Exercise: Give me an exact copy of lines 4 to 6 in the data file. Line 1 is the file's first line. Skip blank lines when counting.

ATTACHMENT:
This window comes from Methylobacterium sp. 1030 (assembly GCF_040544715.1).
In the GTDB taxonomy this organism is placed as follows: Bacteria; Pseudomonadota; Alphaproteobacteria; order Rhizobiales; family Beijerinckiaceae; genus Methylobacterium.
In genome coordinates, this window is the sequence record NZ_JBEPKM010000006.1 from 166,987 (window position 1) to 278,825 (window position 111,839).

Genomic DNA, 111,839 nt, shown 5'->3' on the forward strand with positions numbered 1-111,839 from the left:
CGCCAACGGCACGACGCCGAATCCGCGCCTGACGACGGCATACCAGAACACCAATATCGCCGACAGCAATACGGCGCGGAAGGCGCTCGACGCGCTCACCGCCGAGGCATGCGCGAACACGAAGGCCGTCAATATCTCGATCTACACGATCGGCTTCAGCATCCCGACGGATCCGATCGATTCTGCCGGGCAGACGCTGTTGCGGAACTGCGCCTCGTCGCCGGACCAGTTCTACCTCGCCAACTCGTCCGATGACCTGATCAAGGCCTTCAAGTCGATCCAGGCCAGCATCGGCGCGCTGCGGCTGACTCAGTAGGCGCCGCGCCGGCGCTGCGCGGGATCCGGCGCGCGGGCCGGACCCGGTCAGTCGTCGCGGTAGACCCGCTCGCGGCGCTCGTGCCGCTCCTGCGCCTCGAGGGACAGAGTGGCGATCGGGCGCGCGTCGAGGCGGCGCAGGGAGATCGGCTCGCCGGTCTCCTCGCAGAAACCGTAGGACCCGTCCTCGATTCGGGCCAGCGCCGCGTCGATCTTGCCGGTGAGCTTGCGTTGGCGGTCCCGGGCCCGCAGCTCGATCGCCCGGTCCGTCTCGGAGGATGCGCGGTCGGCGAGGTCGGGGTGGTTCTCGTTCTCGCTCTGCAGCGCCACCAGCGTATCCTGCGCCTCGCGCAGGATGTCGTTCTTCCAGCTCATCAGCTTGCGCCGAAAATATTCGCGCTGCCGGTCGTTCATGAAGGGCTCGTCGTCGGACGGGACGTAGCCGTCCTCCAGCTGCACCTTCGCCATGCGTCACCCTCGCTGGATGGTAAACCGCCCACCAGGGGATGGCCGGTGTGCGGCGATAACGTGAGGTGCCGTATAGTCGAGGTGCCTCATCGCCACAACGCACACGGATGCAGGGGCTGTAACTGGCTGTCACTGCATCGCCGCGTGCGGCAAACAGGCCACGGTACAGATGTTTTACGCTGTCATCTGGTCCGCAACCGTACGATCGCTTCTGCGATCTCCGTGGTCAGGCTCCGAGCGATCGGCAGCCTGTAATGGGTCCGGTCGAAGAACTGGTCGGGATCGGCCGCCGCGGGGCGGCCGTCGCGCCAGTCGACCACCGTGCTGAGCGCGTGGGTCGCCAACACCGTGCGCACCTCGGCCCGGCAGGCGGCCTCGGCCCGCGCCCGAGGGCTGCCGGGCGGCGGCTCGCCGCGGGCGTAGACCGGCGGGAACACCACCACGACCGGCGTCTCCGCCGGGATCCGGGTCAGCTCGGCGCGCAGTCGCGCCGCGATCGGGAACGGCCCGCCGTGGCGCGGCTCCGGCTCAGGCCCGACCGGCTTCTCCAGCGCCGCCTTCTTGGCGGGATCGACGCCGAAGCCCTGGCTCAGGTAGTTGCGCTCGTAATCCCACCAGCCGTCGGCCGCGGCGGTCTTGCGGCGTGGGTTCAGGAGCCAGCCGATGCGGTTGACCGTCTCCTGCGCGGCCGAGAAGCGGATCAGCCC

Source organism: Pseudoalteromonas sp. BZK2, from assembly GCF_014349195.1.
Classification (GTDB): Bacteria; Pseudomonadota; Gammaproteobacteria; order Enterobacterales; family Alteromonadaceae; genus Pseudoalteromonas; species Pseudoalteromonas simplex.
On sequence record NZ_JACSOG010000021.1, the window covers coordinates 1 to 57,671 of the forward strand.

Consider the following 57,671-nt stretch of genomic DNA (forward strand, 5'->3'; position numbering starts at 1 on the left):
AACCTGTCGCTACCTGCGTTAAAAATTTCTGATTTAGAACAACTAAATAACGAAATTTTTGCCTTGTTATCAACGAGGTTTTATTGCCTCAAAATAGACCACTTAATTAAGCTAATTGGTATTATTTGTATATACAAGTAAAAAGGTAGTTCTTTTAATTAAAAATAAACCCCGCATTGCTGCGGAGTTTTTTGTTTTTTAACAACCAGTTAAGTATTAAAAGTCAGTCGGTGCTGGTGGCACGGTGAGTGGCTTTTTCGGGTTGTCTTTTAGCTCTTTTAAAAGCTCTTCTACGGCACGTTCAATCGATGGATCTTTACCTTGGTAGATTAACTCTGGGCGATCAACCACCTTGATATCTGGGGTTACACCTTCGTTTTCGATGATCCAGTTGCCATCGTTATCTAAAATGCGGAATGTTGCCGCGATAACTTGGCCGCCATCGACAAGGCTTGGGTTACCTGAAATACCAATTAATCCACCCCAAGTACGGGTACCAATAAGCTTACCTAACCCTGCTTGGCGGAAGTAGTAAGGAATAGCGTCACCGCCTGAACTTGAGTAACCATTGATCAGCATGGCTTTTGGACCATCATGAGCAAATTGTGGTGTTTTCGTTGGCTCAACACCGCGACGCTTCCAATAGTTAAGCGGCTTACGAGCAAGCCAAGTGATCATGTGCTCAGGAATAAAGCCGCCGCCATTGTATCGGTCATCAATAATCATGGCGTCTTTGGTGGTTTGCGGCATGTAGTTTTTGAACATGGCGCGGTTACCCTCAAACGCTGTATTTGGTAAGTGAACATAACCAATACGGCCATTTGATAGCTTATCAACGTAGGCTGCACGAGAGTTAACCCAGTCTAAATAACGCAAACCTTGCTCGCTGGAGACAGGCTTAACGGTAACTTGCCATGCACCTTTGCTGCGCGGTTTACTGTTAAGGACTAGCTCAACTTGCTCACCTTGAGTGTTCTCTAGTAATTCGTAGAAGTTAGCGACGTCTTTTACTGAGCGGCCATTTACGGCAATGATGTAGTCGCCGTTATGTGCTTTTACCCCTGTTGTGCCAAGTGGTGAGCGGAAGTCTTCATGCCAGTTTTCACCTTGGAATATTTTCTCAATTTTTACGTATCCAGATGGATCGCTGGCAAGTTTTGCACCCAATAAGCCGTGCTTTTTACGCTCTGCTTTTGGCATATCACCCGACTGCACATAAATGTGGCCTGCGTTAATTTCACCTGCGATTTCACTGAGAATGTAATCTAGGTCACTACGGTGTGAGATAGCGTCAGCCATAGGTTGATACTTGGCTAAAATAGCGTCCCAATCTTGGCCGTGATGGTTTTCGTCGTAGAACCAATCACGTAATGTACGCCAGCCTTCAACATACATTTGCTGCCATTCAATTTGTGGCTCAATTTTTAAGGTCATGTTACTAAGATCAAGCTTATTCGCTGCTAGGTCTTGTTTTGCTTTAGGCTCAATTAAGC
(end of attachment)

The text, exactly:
Genomic DNA, 111,839 nt, shown 5'->3' on the forward strand with positions numbered 1-111,839 from the left:
CGCCAACGGCACGACGCCGAATCCGCGCCTGACGACGGCATACCAGAACACCAATATCGCCGACAGCAATACGGCGCGGAAGGCGCTCGACGCGCTCACCGCCGAGGCATGCGCGAACACGAAGGCCGTCAATATCTCGATCTACACGATCGGCTTCAGCATCCCGACGGATCCGATCGATTCTGCCGGGCAGACGCTGTTGCGGAACTGCGCCTCGTCGCCGGACCAGTTCTACCTCGCCAACTCGTCCGATGACCTGATCAAGGCCTTCAAGTCGATCCAGGCCAGCATCGGCGCGCTGCGGCTGACTCAGTAGGCGCCGCGCCGGCGCTGCGCGGGATCCGGCGCGCGGGCCGGACCCGGTCAGTCGTCGCGGTAGACCCGCTCGCGGCGCTCGTGCCGCTCCTGCGCCTCGAGGGACAGAGTGGCGATCGGGCGCGCGTCGAGGCGGCGCAGGGAGATCGGCTCGCCGGTCTCCTCGCAGAAACCGTAGGACCCGTCCTCGATTCGGGCCAGCGCCGCGTCGATCTTGCCGGTGAGCTTGCGTTGGCGGTCCCGGGCCCGCAGCTCGATCGCCCGGTCCGTCTCGGAGGATGCGCGGTCGGCGAGGTCGGGGTGGTTCTCGTTCTCGCTCTGCAGCGCCACCAGCGTATCCTGCGCCTCGCGCAGGATGTCGTTCTTCCAGCTCATCAGCTTGCGCCGAAAATATTCGCGCTGCCGGTCGTTCATGAAGGGCTCGTCGTCGGACGGGACGTAGCCGTCCTCCAGCTGCACCTTCGCCATGCGTCACCCTCGCTGGATGGTAAACCGCCCACCAGGGGATGGCCGGTGTGCGGCGATAACGTGAGGTGCCGTATAGTCGAGGTGCCTCATCGCCACAACGCACACGGATGCAGGGGCTGTAACTGGCTGTCACTGCATCGCCGCGTGCGGCAAACAGGCCACGGTACAGATGTTTTACGCTGTCATCTGGTCCGCAACCGTACGATCGCTTCTGCGATCTCCGTGGTCAGGCTCCGAGCGATCGGCAGCCTGTAATGGGTCCGGTCGAAGAACTGGTCGGGATCGGCCGCCGCGGGGCGGCCGTCGCGCCAGTCGACCACCGTGCTGAGCGCGTGGGTCGCCAACACCGTGCGCACCTCGGCCCGGCAGGCGGCCTCGGCCCGCGCCCGAGGGCTGCCGGGCGGCGGCTCGCCGCGGGCGTAGACCGGCGGGAACACCACCACGACCGGCGTCTCCGCCGGGATCCGGGTCAGCTCGGCGCGCAGTCGCGCCGCGATCGGGAACGGCCCGCCGTGGCGCGGCTCCGGCTCAGGCCCGACCGGCTTCTCCAGCGCCGCCTTCTTGGCGGGATCGACGCCGAAGCCCTGGCTCAGGTAGTTGCGCTCGTAATCCCACCAGCCGTCGGCCGCGGCGGTCTTGCGGCGTGGGTTCAGGAGCCAGCCGATGCGGTTGACCGTCTCCTGCGCGGCCGAGAAGCGGATCAGCCC

Source organism: Pseudoalteromonas sp. BZK2, from assembly GCF_014349195.1.